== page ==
In the latest round of the fight over NASA’s award of the lunar lander contract to SpaceX, Blue Origin has filed a federal lawsuit against NASA. Blue Origin continues to claim that NASA made errors that gave SpaceX an unfair advantage.
“This bid protest challenges NASA’s unlawful and improper evaluation of proposals,” Blue Origin said in paperwork related to the lawsuit.
NASA had originally intended to choose two out of the three finalists’ proposals for the Human Landing System (HLS) but chose only SpaceX’s Starship-derived proposal. The space agency claimed budget shortfalls forced it to make a tough choice. SpaceX’s bid came in at about $2.9 billion, a couple of billion dollars less than Blue Origin’s bid.
Dynetics was the third aerospace company in the running to design and ultimately build the HLS. Both Dynetics and Blue Origin had filed complaints with the Government Accountability Office (GAO), but the GAO sided with NASA’s claim that SpaceX did an all-around better job of meeting its selection criteria.
This hasn’t stopped members of Congress from weighing in on the ongoing drama surrounding the HLS. The Senate approved an amendment to the U.S. Innovation and Competitiveness Act that could increase NASA’s funding by $10 billion to allow it to move forward with two proposals as originally planned. The amendment was introduced by Senator Maria Cantwell (D-MI), who represents the state that Blue Origin has its headquarters in.
Blue Origin has also launched a public relations offensive against NASA and SpaceX in the form of critical infographics. The infographics called Starship an “immensely complex & high risk” approach that has never actually flown.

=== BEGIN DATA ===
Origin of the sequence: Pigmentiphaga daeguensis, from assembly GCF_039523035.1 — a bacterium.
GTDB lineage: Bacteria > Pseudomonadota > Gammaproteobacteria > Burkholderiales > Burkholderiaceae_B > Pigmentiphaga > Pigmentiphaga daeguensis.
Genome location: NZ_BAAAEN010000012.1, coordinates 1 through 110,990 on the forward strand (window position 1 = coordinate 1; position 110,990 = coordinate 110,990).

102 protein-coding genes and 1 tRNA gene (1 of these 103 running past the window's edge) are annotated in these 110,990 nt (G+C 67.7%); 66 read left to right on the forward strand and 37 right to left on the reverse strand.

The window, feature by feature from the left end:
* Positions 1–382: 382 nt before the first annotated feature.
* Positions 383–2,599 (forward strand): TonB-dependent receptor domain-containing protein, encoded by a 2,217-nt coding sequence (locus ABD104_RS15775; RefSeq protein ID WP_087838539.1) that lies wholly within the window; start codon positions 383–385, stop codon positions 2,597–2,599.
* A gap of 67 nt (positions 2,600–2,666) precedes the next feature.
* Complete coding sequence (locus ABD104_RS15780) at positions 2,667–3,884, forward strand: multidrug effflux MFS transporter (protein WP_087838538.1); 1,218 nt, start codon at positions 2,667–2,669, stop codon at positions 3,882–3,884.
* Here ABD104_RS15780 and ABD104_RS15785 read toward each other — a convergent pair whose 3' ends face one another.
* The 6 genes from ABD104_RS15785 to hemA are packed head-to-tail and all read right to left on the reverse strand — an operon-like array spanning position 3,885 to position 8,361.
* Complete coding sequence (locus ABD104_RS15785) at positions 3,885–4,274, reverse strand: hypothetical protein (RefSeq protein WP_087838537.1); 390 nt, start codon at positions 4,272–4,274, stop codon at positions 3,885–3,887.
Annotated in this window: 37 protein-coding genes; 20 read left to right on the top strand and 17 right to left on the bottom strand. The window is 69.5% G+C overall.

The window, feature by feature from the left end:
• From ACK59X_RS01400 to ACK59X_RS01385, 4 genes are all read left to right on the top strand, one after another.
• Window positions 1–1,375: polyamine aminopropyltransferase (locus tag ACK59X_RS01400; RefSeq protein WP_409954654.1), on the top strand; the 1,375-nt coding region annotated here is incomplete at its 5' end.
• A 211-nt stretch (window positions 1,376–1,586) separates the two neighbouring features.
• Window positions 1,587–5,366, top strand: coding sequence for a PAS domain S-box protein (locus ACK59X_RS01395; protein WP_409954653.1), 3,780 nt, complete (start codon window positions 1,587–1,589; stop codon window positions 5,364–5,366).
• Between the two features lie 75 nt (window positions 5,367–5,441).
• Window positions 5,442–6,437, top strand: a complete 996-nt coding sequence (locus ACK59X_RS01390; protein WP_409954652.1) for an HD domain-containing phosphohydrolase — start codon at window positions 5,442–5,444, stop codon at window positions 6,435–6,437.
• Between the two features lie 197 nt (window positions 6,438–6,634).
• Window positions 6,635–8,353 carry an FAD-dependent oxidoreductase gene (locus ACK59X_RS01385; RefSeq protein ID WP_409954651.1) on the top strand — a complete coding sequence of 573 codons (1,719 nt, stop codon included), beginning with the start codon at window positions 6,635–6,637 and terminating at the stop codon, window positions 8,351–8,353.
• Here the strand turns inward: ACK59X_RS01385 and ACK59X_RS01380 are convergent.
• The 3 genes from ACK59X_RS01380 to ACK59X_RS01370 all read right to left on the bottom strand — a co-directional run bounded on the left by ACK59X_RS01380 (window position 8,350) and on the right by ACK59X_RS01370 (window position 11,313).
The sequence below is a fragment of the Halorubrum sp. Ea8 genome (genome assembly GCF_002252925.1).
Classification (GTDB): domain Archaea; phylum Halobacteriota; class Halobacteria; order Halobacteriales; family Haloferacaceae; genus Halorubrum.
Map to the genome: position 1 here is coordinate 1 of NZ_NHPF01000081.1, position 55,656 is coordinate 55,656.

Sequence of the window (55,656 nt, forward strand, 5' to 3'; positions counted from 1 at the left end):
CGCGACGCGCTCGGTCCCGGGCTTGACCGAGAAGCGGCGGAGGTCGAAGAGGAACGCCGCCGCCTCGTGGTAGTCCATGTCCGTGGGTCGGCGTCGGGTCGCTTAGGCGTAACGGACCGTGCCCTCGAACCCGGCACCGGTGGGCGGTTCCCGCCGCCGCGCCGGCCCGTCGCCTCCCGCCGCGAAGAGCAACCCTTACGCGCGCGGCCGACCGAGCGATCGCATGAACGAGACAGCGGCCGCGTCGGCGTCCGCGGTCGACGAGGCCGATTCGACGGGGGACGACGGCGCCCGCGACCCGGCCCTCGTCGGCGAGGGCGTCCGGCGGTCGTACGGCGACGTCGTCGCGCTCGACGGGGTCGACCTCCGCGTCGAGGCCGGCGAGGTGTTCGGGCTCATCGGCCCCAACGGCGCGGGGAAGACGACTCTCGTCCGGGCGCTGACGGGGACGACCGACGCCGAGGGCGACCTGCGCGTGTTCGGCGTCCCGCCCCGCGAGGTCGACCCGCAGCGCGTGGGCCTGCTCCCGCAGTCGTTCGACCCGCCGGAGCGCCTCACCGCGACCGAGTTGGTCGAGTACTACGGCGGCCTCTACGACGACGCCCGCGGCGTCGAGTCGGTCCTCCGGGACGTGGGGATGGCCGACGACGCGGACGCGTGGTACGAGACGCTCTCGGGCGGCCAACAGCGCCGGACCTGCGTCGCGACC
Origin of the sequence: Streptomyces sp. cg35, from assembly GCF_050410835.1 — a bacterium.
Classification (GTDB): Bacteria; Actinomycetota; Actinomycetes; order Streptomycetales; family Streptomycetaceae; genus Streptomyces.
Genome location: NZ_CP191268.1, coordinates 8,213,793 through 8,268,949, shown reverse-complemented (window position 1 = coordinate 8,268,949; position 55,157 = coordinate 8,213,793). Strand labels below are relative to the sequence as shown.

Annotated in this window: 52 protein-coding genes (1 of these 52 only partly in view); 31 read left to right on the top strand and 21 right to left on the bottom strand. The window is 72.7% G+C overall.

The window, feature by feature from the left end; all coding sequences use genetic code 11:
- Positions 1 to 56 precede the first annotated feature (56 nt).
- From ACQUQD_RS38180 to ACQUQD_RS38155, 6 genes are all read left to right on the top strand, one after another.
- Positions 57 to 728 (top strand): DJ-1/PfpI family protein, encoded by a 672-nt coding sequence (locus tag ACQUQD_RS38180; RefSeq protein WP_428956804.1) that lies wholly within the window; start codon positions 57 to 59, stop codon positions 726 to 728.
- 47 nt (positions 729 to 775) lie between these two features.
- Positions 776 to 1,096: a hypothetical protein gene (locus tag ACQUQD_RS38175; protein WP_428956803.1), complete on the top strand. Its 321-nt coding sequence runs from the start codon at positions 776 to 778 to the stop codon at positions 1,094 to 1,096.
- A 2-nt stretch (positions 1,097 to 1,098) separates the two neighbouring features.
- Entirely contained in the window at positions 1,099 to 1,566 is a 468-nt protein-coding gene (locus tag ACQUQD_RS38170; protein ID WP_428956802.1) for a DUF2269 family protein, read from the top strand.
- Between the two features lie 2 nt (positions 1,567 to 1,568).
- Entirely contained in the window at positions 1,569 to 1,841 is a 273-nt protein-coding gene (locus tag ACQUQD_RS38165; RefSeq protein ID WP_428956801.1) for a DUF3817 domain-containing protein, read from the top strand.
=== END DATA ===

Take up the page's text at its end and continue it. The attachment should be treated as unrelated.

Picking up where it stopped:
“There are an unprecedented number of technologies, developments, and operations that have never been done before for Starship to land on the Moon,” Blue Origin said.
There is evidence that SpaceX plans to conduct its planned orbital test of Starship as soon as possible, possibly within the next few weeks. Elon Musk has made comments implying that the main holdups are regulatory ones. A successful orbital test that concludes with the test rocket being brought back to land intact would be the best possible answer to Blue Origin’s criticisms.
SpaceX also has a contract with NASA to conduct an orbital refueling test of its Starship rocket. The ability to refuel in orbit is often regarded as an important component of sustainable space operations. The most efficient methods for refueling – including when, where, and how – has often debated in venues like the annual Mars Society conference.
Past designs for the Lunar Gateway included the addition of the capacity to refuel spacecraft in route to other destinations in the Solar System such as Mars. Some supporters of crewed Mars missions say that it would be more efficient to refuel return vehicles using local resources harvested on Mars.
All this wrangling between aerospace companies could cause yet another delay in NASA’s Artemis Program, which is already struggling with cost overruns and slow progress. The uncrewed first test flight for the SLS had originally been scheduled for 2016 but has been delayed multiple times and is unlikely to happen before the end of 2021. Elon Musk recently said that SpaceX could handle making the spacesuits for use on the lunar surface after NASA’s Inspector General said that the delivery of the spacesuits being manufactured for the Artemis Program could be delayed until 2025 at the earliest.
Based on these delays, Elon Musk recently said that SpaceX could get people on the Moon before 2024 even if NASA doesn’t pick up the tab. It already has a contract to send eight people around the Moon in 2023 with the dearMoon mission. Even if SpaceX doesn’t meet Musk’s typically ambitious schedule, it may get to the Moon before NASA does.
And Musk’s response to Blue Origin’s refusal to give up on the HLS? “The sad thing is that even if Santa Claus suddenly made their hardware real for free, the first thing you’d want to do is cancel it.”